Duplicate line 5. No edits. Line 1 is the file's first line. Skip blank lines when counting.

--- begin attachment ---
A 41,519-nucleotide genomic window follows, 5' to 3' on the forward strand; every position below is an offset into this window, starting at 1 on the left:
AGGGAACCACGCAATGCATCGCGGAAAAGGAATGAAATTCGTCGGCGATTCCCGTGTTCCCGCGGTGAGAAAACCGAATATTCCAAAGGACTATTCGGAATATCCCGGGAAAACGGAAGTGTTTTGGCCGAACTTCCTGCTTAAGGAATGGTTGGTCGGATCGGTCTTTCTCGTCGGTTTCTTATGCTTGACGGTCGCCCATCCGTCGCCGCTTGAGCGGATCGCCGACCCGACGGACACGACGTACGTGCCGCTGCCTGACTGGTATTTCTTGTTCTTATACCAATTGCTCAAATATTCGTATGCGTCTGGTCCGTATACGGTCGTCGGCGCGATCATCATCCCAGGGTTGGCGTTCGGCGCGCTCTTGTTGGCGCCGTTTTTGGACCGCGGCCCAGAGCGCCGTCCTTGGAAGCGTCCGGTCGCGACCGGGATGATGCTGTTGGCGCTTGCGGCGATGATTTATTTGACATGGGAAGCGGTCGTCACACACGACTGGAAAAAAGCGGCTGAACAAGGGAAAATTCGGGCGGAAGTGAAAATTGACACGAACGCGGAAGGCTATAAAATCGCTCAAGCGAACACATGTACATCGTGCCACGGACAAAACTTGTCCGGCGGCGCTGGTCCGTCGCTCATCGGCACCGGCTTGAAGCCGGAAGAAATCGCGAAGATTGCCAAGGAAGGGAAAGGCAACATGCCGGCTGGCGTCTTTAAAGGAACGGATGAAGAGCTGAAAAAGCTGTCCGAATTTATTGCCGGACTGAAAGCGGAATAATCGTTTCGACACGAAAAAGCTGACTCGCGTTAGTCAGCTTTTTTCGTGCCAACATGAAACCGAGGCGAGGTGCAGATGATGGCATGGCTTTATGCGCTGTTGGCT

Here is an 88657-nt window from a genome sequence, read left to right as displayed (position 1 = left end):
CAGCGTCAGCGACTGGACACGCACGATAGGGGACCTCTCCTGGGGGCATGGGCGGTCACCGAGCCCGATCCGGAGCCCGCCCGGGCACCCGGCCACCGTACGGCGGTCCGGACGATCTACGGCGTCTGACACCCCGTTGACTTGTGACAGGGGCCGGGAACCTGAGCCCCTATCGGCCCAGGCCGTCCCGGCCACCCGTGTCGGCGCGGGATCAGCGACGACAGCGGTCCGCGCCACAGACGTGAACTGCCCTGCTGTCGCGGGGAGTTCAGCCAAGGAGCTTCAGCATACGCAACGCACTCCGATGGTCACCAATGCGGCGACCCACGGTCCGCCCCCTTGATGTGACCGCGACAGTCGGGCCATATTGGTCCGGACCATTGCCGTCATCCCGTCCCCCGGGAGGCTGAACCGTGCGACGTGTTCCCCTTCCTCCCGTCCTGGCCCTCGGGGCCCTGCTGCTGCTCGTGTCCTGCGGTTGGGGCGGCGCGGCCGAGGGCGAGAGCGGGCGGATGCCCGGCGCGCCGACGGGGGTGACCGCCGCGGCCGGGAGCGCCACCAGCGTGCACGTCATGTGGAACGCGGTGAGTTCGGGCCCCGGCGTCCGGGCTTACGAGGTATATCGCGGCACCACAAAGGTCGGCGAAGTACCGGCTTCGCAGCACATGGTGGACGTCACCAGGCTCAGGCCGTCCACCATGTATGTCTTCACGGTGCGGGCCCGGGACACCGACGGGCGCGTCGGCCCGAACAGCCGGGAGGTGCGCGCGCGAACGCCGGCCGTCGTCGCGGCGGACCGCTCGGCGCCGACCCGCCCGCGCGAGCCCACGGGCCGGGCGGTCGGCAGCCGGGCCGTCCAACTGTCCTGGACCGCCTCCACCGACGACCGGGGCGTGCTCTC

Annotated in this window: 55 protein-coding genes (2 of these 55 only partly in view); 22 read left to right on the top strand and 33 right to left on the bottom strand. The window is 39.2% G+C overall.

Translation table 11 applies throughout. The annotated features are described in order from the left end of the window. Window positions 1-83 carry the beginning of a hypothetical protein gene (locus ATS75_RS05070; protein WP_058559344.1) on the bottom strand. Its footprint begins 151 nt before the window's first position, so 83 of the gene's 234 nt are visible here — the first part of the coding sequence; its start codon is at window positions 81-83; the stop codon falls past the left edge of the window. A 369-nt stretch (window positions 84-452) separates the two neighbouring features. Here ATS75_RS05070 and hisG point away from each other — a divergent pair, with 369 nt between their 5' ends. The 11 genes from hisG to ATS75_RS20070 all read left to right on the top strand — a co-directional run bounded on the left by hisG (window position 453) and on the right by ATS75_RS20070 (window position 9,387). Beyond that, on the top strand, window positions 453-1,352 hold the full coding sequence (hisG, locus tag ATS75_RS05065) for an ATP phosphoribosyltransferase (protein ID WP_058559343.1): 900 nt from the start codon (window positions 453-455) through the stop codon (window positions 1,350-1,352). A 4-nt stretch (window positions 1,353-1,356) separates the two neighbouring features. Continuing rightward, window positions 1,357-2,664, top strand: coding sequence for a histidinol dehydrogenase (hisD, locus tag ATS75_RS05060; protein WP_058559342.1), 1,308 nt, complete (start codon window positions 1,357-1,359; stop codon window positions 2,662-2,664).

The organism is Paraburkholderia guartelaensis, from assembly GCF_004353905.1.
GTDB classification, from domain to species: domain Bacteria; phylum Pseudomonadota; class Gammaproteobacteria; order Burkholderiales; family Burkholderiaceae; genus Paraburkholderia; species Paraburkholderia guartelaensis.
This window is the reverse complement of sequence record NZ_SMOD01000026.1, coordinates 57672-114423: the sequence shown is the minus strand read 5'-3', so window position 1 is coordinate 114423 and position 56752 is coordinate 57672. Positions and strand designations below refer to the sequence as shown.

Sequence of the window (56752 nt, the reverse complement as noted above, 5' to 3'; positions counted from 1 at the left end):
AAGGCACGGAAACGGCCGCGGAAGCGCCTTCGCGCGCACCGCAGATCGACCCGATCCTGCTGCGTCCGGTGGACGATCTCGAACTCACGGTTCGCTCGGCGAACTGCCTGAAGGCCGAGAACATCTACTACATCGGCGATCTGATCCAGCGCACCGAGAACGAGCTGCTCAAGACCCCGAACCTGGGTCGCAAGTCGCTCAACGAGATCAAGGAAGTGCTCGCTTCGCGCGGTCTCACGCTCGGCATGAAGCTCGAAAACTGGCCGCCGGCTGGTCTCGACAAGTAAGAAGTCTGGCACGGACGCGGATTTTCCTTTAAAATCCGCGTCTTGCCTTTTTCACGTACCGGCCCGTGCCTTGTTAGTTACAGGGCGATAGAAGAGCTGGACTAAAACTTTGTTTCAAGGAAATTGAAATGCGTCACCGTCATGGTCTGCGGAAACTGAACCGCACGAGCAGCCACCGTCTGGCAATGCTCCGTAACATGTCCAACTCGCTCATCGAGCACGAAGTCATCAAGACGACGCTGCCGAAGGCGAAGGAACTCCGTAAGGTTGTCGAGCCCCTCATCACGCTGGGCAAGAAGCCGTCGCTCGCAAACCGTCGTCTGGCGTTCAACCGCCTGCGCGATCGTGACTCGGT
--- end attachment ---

Annotated in this window: 55 protein-coding genes (2 of these 55 only partly in view); 22 read left to right on the top strand and 33 right to left on the bottom strand. The window is 39.2% G+C overall.